Yet another unexplained spike in airborne radioactivity has been detected in Europe. This is the second reported spike in radioactive particles in Europe this year.
According to the Federal Office for Radiation Protection, elevated levels of the isotope Ruthenium-106 have been reported in Germany, Italy, Austria, Switzerland and France since September 29. Ruthenium-106 is a radionuclide of artificial origin. It is a fission product from the nuclear industry used in the medical field for brachytherapy treatments and sometimes in radioisotope thermoelectric generators (RTGs) as a source of energy for satellites.
IRSN, French public expert in nuclear and radiological risks, said in yesterday's press release that the radionuclide has been detected by several European networks involved in the monitoring of atmospheric radioactive contamination, at levels of a few milliBecquerels per cubic meter of air.
The agency has undertaken investigations since October 3, 2017 to carry out an in-depth assessment of the measurements of ruthenium levels in France and to identify the possible origins of the situation encountered.
"In France, IRSN has mobilized all its measurement stations for atmospheric monitoring and undertook the analysis of their filter samples. At this stage, only the filters of the stations of Seyne-sur-Mer (Var) and Nice (Alpes-Maritimes) show the presence of Ruthenium-106 at trace levels (respectively 7.4 and 6.8 micro-Bq/m3). The results of measurement of the filters of the other stations of IRSN do not show the presence of this radionuclide," it said.
Based on calculations carried out by IRSN, the levels of atmospheric contamination of the order of those observed in Europe are not likely to generate health effects.
"By combining levels of contamination observed and numerical simulations performed by IRSN, it appears that the contaminated air masses measured in Europe originate from the southern regions of the Urals. Given the amount of Ruthenium-106 that may be at the origin of the air pollution observed in Europe, it appears that measures of protection of the populations could have been necessary in the vicinity of the site of the releases. It should be noted that the detection of ruthenium alone excludes the possibility of an accident on a nuclear power plant, which would result in the presence of other radionuclides. Ruthenium can occur in nuclear fuel cycle installation, in facilities manufacturing radioactive sources or in RTG's (Radioisotope thermoelectric generators) used for the power supply of satellites. Discussions with BfS, the German counterparts of IRSN, show that they reach similar conclusions," IRSN said.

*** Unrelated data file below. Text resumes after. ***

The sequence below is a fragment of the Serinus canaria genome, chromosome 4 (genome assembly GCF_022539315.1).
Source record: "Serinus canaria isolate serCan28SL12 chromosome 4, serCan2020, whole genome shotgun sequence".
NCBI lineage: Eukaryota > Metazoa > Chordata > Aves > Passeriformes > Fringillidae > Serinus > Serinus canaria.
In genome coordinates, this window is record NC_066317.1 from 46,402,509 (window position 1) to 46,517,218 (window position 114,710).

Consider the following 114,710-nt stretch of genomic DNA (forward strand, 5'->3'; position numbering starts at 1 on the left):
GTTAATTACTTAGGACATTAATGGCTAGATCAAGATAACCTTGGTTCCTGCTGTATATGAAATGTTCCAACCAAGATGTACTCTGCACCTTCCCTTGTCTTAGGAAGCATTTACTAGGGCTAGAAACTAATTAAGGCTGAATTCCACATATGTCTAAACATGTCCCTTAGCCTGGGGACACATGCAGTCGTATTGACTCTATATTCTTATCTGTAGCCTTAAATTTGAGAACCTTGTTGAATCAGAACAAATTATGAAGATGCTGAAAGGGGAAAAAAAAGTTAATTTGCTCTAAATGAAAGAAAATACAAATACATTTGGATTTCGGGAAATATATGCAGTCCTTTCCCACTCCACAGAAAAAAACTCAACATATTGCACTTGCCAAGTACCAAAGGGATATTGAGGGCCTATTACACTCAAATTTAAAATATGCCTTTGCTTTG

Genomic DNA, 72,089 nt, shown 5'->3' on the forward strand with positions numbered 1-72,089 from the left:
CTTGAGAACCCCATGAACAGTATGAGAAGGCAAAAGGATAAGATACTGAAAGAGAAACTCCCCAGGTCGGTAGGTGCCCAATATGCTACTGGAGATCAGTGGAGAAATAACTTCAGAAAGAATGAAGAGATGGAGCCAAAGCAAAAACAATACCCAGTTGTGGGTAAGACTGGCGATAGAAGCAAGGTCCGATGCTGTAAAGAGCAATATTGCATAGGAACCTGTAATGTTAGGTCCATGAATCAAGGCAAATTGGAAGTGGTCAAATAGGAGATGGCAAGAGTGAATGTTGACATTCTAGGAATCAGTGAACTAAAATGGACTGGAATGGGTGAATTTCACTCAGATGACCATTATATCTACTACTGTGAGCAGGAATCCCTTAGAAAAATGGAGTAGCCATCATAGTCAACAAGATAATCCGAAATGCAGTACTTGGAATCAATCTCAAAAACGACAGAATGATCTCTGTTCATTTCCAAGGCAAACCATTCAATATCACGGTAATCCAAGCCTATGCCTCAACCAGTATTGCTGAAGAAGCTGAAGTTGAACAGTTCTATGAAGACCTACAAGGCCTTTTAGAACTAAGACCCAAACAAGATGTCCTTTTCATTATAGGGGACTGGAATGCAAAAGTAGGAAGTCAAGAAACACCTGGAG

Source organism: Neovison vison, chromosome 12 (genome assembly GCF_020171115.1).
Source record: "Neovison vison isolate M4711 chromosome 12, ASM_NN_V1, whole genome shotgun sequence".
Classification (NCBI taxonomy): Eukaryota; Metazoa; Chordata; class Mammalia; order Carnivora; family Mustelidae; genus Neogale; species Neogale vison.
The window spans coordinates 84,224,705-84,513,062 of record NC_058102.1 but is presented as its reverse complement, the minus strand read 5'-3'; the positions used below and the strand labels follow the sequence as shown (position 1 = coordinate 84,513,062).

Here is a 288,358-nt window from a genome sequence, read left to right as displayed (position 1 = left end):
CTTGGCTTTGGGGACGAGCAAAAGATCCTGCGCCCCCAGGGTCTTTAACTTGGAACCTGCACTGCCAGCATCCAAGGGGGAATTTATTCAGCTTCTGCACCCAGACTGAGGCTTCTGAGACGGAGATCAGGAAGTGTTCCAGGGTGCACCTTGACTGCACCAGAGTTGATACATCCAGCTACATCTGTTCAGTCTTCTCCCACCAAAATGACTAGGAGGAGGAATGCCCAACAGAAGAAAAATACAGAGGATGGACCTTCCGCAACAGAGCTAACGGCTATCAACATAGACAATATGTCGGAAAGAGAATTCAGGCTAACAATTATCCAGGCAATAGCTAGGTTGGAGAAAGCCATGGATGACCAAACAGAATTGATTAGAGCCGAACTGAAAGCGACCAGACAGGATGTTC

"At this stage, we do not have information to confirm the end of the releases and we continue our efforts to monitor the level of ruthenium in the territory and its calculations to clarify the origin of the releases and their characteristics," the institute concluded.
According to the RT, the Russian state atomic energy corporation Rosatom said the radiation situation around all Russian nuclear facilities is within the norm and corresponds to natural background radiation.
Their statement also noted the data of Roshydromet, Russia’s meteorology service, indicated that Ruthenium-106 hasn’t been detected on Russian territory, only excluding St. Petersburg, from September 25 to October 7. However, the Ruthenium-106 concentration in St. Petersburg last week was 'insignificant,' and was four times lower than the allowed level, it added.
Russian nuclear facilities cannot be seen as the source of the reported release, Rosatom said, calling the speculation about a Russian origin 'invalid.'
In January 2017, a radionuclide of anthropogenic origin, Iodine-131, has been detected in the ground-level atmosphere across Europe. Since Iodine-131 is a radionuclide with a short half-life (8 days) its detection suggested a rather recent release. You can read more about that event at the following link: Spike in radioactive Iodine-131 levels detected across Europe
Featured image: Composite image of Europe at night, 2016. Credit: NASA Earth Observatory images by Joshua Stevens, using Suomi NPP VIIRS data from Miguel Román, NASA's Goddard Space Flight Center
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